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Following Martin Balsam: Review of Mitchell

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Though he’s had key lead roles in Tora! Tora! Tora! and 12 Angry Men, actor Martin Balsam is more well known for his supporting roles. He was the character in some of your favorite episodes of The Twilight Zone. He was the detective who met the knife of Norman Bates in Psycho. Balsam was a constant of fifties and sixties films and television programming. Even after his prime, Balsam remained active, starring mainly in TV produced features until his death in 1996. One of his few seventies movie roles was the Andrew V. McLaglen film Mitchell, starring Joe Don Baker of Walking Tall fame.

Mitchell is a boisterous and rule-breaking cop who is sent to stop a heroin shipment after he is booted off a murder case. As he works to stop the shipment, he gets embroiled in a citywide conspiracy where everyone plays him as the pawn. Martin Balsam stars as Jim Cummings, an opportunistic drug trafficker who Mitchell is assigned to take down in the film.

Though not one of Balsam’s most memorable roles, Mitchell remains to be an entertaining film and a great example of the cheesy action films of the ’70s.

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He’s single ladies.

It should come as no surprise that Mitchell has appeared in an episode of Mystery Science Theatre 3000. From the buggy explosions and raining Schlitz cans to the corny theme song, this film opens itself to parody. Adding to the comical nature is Baker himself, who has no problem turning Mitchell into the greasy and bumbling personality needed for the film. Complete with thick Texas accent, Baker’s Mitchell is unforgivably abrasive. He has no problem getting in the face of potential villains or throw love interest Greta, played by Linda Evans, in jail moments after spending a passionate night together. His dialogue is simply priceless, some gems entailing telling a young kid to “piss off” to an exchange with Greta in which he finds weed in his garbage. “I smell grass. Yep, it’s grass.” Dialogue like this is the result of what would happen if the “Do you feel lucky?” speech from Dirty Harry came with a laugh track. Although the film is labeled as a crime drama, that doesn’t stop viewers from adding their own MST3K commentary, ultimately making the film more enjoyable.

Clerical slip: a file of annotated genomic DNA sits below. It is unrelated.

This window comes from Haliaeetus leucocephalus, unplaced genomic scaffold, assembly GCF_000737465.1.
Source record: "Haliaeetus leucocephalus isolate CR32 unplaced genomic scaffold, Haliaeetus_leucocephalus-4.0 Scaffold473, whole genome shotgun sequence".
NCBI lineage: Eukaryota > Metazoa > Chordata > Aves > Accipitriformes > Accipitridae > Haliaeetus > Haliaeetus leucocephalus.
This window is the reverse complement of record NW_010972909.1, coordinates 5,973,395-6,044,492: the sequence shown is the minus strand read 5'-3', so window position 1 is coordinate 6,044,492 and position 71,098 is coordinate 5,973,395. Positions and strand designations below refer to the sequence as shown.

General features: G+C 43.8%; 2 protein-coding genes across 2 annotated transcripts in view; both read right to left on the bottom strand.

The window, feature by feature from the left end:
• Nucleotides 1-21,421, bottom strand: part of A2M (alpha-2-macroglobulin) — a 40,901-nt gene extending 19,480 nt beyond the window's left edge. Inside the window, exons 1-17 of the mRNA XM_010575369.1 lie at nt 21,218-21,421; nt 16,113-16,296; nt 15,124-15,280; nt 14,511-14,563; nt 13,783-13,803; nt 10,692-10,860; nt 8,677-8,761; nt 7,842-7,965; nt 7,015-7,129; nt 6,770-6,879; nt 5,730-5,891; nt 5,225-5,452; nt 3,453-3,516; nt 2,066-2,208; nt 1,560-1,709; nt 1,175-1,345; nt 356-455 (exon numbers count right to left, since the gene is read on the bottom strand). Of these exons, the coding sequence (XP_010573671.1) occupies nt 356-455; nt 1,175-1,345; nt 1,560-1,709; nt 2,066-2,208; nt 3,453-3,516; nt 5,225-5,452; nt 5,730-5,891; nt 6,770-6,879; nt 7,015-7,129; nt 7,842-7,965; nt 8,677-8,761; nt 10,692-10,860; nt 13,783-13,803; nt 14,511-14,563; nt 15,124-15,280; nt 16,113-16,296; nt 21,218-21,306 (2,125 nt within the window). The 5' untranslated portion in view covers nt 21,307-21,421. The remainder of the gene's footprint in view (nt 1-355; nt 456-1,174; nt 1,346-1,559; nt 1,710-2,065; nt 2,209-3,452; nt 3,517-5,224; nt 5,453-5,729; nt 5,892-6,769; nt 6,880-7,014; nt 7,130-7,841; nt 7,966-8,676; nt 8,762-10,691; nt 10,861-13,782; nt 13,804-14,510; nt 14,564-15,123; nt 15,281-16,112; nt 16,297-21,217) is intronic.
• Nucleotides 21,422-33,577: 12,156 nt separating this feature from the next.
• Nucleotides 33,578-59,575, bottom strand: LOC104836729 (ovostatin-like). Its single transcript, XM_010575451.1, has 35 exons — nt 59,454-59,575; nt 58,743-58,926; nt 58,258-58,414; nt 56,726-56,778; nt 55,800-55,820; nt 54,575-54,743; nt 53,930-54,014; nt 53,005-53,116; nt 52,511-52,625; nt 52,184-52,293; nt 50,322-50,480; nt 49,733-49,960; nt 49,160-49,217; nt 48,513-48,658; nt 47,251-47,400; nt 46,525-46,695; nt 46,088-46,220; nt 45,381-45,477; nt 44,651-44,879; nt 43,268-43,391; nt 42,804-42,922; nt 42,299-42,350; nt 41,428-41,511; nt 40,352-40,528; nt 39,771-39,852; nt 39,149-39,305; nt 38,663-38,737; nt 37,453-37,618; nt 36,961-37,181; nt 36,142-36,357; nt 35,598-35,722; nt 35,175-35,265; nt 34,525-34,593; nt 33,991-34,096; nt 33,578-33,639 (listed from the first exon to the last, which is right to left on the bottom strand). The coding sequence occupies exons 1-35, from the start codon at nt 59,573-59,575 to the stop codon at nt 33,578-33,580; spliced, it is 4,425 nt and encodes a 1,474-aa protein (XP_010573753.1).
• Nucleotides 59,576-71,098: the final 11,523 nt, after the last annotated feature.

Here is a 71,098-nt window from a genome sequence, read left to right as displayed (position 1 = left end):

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While Baker is quite the character, Balsam is the anchor of the film. Though his position on the drug-dealing totem pole is low, he revealed to be the character that sets the events of the film in motion. He sends Mitchell on the path that will ultimately kill key leaders in the drug cartel he is a part of, leaving him with the heroin shipment. Blasam’s acting is playfully deceptive. He punches up his role as pawn manipulated by the dealings of more powerful men. He plays along with Mitchell, even giving him key clues to the case. Helping Mitchell seems to be a careless decision, but it’s all a part of Balsam’s plan to assume power. As a result, his character becomes more sinister than originally perceived. As his so-called associates treated him like a pawn, so he makes them the pawns in his quiet power play. He hides his true intentions from both Mitchell and the audience until the very end of film, making Balsam’s Jim Cummings a tastefully understated character. No matter the role, Balsam succeeds in bringing incredible talent to his films.

If you try to take Mitchell even remotely serious, you will never enjoy it. Pretty glaring holes in the plot and character motivations remove it from being considered classic cinema. However, the campiness breathes new life into the film.

So come prepared with some witty comebacks. If not, at least watch to appreciate another example of the prolific career of Martin Balsam.

This piece is written in conjunction with the Summer Under the Stars Blogathon, hosted by our very own Jill Blake at her website Sittin’ on a Backyard Fence, and by Michael Nazarewycz at his website, Scribe Hard on Film.

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2 thoughts on “Following Martin Balsam: Review of Mitchell

  1. Pingback: Day 27: Martin Balsam | Sittin on a Backyard Fence

  2. Pingback: 2013 tcm SUTS Blogathon Day 27: Martin Balsam | ScribeHard On Film

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